The method and apparatus set out above are particularly suitable for use in high deposition of aluminium by sputtering.
 Although the invention has been defined above it is to be understood that it includes any inventive combination of the features set out above or in the following description.
BRIEF DESCRIPTION OF THE DRAWINGS
 The invention may be performed in various ways and specific embodiments will now be described by way of example with reference to the accompanying drawings in which:
 FIG. 1 is a schematic view of a sputtering apparatus;
 FIG. 2 illustrates the effect of the coating in a particular temperature range for a target having a 26 kw power supplied;
 FIG. 3 is a corresponding graph for a 40 kw set up; and
 FIG. 4 is a table setting out wafer temperature and deposited film grain size for aluminium and aluminium/CrOx coated platen assemblies with DC power 40 kW and platen temperature controlling at 100 C.
 In FIG. 1 a vacuum chamber 10 contains a support or platen 11 with an opposed target 12. As known in the art the target has a varying magnetic field generated by magnetron 13 and is powered by DC supply 14. As is also known in the art, a plasma 15 is struck within the chamber and ions are drawn to the target from the plasma to sputter aluminium from the target which descends onto wafer 16 that is carried on the support 11.
 In general at above 350° C. to 400° C. a silicon wafer emits significant quantities of thermal radiation. For the most part, due for example to the aluminium coating on top of silicon dioxide layer on a silicon wafer, any heat transfer from the wafer will be restricted to the back surface of the wafer.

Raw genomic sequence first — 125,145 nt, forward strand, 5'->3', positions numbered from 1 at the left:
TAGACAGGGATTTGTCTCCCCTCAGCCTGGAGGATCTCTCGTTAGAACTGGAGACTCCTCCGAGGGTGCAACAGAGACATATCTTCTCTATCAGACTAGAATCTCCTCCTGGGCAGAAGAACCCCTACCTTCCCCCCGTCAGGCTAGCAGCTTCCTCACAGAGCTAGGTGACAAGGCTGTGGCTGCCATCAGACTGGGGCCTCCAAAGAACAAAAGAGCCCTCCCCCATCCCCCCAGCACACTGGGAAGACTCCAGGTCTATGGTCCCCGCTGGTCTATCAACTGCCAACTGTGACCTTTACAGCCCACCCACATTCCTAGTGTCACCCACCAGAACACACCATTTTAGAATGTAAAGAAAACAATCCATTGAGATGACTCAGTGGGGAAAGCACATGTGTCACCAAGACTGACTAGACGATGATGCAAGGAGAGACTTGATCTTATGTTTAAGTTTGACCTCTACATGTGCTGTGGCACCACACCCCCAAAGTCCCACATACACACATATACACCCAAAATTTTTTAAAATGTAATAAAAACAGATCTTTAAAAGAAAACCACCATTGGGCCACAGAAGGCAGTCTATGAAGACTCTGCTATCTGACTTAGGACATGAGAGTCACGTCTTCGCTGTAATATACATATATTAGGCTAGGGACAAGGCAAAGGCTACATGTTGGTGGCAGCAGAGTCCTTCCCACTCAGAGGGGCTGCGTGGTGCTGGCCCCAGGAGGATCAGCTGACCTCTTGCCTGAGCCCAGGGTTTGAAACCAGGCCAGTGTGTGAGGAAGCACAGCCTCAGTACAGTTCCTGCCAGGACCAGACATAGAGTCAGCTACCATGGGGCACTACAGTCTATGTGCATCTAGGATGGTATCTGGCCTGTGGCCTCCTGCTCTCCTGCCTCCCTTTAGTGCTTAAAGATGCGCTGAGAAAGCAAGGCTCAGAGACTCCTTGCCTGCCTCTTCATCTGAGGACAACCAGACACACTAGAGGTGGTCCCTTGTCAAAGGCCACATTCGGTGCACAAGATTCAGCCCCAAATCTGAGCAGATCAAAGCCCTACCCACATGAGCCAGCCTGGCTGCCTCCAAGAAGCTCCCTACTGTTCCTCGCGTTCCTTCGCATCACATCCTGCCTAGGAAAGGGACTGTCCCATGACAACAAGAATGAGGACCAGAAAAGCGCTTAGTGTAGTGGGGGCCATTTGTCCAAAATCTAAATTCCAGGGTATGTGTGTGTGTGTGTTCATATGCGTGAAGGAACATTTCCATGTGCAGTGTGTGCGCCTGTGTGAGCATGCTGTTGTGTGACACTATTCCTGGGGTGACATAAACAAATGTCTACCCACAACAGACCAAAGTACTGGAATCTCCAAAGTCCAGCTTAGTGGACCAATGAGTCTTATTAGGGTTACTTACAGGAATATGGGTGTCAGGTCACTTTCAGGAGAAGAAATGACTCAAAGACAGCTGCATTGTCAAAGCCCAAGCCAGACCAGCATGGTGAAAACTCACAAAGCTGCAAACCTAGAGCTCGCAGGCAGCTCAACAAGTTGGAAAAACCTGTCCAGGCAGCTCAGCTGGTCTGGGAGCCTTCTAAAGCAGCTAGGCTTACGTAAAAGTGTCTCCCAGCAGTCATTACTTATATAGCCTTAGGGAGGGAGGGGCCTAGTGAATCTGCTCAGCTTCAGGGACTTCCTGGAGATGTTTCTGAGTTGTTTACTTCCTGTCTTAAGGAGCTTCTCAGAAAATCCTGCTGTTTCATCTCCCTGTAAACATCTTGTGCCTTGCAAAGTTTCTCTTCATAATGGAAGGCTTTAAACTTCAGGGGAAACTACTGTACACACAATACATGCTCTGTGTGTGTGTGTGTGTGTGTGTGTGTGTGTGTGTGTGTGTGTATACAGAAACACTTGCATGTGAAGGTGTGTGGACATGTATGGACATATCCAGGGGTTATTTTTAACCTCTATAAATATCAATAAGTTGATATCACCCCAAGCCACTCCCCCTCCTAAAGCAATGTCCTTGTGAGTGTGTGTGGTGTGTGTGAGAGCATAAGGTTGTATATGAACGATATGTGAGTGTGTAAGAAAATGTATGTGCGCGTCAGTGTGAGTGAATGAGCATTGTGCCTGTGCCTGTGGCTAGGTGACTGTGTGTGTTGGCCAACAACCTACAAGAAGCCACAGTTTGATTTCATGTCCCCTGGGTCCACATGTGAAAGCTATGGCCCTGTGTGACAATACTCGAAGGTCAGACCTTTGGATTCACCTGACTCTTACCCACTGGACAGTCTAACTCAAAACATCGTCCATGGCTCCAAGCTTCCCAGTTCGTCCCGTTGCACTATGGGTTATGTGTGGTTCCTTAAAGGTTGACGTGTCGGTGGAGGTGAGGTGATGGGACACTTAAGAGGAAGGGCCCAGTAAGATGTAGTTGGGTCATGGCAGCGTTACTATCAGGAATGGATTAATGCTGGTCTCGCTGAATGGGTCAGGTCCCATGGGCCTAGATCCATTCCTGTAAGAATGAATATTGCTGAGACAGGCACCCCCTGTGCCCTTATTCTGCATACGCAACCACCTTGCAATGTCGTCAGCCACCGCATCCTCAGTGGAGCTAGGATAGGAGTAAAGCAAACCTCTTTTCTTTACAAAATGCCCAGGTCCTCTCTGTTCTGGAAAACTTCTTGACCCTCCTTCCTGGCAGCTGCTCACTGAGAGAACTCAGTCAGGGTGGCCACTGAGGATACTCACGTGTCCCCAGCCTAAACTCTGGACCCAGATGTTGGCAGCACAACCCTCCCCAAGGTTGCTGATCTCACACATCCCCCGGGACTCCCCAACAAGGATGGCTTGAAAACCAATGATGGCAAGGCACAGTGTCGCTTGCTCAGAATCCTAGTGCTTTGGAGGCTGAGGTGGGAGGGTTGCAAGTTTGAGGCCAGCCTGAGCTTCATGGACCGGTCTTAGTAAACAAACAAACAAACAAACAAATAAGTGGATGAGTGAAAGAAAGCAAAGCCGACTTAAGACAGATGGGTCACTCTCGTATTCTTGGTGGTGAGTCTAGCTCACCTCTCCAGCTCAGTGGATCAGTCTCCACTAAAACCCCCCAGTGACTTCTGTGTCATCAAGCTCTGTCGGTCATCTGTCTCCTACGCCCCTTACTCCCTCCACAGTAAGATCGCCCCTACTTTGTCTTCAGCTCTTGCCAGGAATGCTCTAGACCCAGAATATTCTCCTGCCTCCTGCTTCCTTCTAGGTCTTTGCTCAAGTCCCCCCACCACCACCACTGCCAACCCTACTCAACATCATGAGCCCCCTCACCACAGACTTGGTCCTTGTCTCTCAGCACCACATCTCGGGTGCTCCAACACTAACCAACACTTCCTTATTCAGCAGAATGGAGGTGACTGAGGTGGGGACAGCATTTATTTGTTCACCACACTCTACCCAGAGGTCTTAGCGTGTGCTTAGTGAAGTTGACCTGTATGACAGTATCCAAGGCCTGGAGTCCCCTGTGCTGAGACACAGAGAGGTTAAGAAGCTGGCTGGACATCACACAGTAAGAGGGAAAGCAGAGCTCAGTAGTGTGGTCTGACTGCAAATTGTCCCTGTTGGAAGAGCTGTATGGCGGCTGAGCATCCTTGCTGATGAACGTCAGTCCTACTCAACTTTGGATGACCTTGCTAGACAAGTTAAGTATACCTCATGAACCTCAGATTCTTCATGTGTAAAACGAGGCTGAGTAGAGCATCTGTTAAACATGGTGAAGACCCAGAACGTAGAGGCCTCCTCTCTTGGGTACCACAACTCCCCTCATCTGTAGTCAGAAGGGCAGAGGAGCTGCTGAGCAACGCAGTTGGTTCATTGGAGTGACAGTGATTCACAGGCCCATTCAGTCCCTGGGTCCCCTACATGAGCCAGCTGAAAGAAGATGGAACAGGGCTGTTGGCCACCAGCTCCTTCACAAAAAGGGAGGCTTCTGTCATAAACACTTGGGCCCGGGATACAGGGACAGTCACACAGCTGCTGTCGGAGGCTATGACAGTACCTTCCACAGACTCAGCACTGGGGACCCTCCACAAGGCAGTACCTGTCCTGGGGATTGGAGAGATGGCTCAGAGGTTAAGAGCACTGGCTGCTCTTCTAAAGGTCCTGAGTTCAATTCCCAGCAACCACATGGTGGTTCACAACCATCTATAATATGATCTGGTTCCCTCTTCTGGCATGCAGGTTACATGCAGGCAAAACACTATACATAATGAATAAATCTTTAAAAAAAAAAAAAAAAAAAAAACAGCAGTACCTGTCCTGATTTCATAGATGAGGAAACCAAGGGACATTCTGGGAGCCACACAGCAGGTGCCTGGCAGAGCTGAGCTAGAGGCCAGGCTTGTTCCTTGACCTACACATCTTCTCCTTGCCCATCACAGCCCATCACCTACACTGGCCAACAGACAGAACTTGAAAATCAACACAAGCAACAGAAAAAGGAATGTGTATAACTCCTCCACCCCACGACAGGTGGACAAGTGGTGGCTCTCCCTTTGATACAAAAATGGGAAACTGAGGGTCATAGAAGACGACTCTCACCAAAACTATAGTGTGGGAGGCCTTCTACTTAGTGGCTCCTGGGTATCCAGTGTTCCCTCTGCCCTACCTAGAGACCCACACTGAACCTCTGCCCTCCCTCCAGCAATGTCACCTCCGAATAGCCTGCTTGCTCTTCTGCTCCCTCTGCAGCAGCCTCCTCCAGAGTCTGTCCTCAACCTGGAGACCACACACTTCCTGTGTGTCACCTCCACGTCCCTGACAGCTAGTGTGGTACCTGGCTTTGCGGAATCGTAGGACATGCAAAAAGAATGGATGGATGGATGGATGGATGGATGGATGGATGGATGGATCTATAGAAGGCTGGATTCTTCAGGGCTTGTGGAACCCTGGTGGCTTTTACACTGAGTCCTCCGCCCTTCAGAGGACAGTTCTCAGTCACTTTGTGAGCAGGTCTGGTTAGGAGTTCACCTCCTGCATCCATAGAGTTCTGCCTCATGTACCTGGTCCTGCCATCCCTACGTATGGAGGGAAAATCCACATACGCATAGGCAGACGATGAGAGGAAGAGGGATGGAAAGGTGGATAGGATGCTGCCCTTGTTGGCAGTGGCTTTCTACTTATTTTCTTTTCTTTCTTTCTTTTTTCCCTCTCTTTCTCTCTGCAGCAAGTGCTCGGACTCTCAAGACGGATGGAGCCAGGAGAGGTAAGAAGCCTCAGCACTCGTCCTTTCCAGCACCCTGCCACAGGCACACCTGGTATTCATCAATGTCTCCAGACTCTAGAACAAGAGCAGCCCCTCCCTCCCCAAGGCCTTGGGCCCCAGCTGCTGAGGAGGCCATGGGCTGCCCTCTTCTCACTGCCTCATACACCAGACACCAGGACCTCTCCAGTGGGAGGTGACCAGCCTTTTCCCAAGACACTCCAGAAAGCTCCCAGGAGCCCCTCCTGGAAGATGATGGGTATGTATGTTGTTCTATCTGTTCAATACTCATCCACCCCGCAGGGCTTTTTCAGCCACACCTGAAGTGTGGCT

As the Applicants were interested in high deposition rate processes involving significant powers, and hence heating, they decided to try an aluminium platen, because of its greater heat conductivity. However, as can be seen in FIGS. 2 and 3 when they experimented with an aluminium platen cooled to 100° C. for two different power regimes, they found that the wafer temperature continued to rise until it was way above 450° C. and so the process was, surprisingly, unacceptable. However, when the platen was coated with an inert ultra high voltage compatible coating, the wafer temperate flattened out at around 350° C. and in both cases kept the platen temperature below 450° C. Indeed in the first instance it was held at 400° C.
 This arrangement accordingly, surprisingly, provides a very effective way of cooling the wafer in a high temperature process without the need for gas back side cooling, electrostatic clamps or even mechanical clamping systems.
 FIG. 4 illustrates that the 40 kW process on an aluminium platen controlling at 100° C. results in a wafer temperature of 540° C. either on a SiO2 or the SiO2/Ti/TiN liner while the platen assembly with the absorbing coating maintains the wafer temperature at 440° C. The smaller grain sizes observed for the coated platen assembly are indicative of the lower wafer temperature. The process requirement for this device restricted the BEOL thermal budget to <450° C. and as such the conventional aluminium platen could not be used.
Patent applications by Stephen R. Burgess, Ebbw Vale GB
Patent applications by SPTS TECHNOLOGIES LIMITED
Patent applications in class Coating, forming or etching by sputtering
Patent applications in all subclasses Coating, forming or etching by sputtering